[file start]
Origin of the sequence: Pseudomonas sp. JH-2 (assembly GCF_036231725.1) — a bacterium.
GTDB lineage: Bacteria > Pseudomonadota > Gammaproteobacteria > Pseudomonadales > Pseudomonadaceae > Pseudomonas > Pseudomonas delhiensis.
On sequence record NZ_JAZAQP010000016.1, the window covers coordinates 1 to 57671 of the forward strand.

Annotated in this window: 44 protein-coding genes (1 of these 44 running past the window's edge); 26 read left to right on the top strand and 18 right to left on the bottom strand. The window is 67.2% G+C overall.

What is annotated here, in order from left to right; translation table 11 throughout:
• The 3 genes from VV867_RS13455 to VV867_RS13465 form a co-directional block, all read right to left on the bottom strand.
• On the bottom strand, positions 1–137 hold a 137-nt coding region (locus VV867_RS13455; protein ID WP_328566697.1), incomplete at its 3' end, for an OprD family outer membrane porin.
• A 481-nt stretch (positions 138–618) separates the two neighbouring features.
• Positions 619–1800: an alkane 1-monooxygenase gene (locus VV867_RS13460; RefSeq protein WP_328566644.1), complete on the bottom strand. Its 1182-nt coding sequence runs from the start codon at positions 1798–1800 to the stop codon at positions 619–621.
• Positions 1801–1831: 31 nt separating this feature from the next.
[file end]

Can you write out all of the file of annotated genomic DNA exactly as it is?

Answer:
Origin of the sequence: Pseudomonas sp. JH-2 (assembly GCF_036231725.1) — a bacterium.
GTDB lineage: Bacteria > Pseudomonadota > Gammaproteobacteria > Pseudomonadales > Pseudomonadaceae > Pseudomonas > Pseudomonas delhiensis.
On sequence record NZ_JAZAQP010000016.1, the window covers coordinates 1 to 57671 of the forward strand.

Annotated in this window: 44 protein-coding genes (1 of these 44 running past the window's edge); 26 read left to right on the top strand and 18 right to left on the bottom strand. The window is 67.2% G+C overall.

What is annotated here, in order from left to right; translation table 11 throughout:
• The 3 genes from VV867_RS13455 to VV867_RS13465 form a co-directional block, all read right to left on the bottom strand.
• On the bottom strand, positions 1–137 hold a 137-nt coding region (locus VV867_RS13455; protein ID WP_328566697.1), incomplete at its 3' end, for an OprD family outer membrane porin.
• A 481-nt stretch (positions 138–618) separates the two neighbouring features.
• Positions 619–1800: an alkane 1-monooxygenase gene (locus VV867_RS13460; RefSeq protein WP_328566644.1), complete on the bottom strand. Its 1182-nt coding sequence runs from the start codon at positions 1798–1800 to the stop codon at positions 619–621.
• Positions 1801–1831: 31 nt separating this feature from the next.